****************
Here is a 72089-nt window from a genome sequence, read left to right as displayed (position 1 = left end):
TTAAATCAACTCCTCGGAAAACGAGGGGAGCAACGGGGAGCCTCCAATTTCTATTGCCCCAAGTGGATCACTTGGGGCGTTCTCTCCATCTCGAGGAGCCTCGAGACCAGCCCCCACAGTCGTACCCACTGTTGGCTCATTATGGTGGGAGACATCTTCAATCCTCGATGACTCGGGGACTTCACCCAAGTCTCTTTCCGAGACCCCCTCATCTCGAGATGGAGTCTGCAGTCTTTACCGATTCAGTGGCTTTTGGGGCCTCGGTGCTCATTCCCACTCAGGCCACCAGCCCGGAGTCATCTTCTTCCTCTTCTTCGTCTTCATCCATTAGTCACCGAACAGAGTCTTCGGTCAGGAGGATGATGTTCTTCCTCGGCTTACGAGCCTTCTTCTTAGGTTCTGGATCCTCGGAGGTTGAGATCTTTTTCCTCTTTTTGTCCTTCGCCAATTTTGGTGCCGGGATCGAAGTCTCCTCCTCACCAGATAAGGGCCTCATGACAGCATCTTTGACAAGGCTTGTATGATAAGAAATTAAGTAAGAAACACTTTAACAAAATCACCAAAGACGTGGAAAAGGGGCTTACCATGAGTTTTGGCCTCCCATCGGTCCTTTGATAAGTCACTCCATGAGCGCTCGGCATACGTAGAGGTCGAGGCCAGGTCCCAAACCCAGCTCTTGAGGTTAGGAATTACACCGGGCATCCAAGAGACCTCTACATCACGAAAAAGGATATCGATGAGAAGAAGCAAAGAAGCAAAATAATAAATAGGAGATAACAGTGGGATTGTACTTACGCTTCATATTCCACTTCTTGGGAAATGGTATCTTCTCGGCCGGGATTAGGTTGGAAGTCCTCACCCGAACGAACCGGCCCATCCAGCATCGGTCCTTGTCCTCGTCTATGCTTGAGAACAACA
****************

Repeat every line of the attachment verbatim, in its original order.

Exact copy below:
Here is a 72089-nt window from a genome sequence, read left to right as displayed (position 1 = left end):
TTAAATCAACTCCTCGGAAAACGAGGGGAGCAACGGGGAGCCTCCAATTTCTATTGCCCCAAGTGGATCACTTGGGGCGTTCTCTCCATCTCGAGGAGCCTCGAGACCAGCCCCCACAGTCGTACCCACTGTTGGCTCATTATGGTGGGAGACATCTTCAATCCTCGATGACTCGGGGACTTCACCCAAGTCTCTTTCCGAGACCCCCTCATCTCGAGATGGAGTCTGCAGTCTTTACCGATTCAGTGGCTTTTGGGGCCTCGGTGCTCATTCCCACTCAGGCCACCAGCCCGGAGTCATCTTCTTCCTCTTCTTCGTCTTCATCCATTAGTCACCGAACAGAGTCTTCGGTCAGGAGGATGATGTTCTTCCTCGGCTTACGAGCCTTCTTCTTAGGTTCTGGATCCTCGGAGGTTGAGATCTTTTTCCTCTTTTTGTCCTTCGCCAATTTTGGTGCCGGGATCGAAGTCTCCTCCTCACCAGATAAGGGCCTCATGACAGCATCTTTGACAAGGCTTGTATGATAAGAAATTAAGTAAGAAACACTTTAACAAAATCACCAAAGACGTGGAAAAGGGGCTTACCATGAGTTTTGGCCTCCCATCGGTCCTTTGATAAGTCACTCCATGAGCGCTCGGCATACGTAGAGGTCGAGGCCAGGTCCCAAACCCAGCTCTTGAGGTTAGGAATTACACCGGGCATCCAAGAGACCTCTACATCACGAAAAAGGATATCGATGAGAAGAAGCAAAGAAGCAAAATAATAAATAGGAGATAACAGTGGGATTGTACTTACGCTTCATATTCCACTTCTTGGGAAATGGTATCTTCTCGGCCGGGATTAGGTTGGAAGTCCTCACCCGAACGAACCGGCCCATCCAGCATCGGTCCTTGTCCTCGTCTATGCTTGAGAACAACA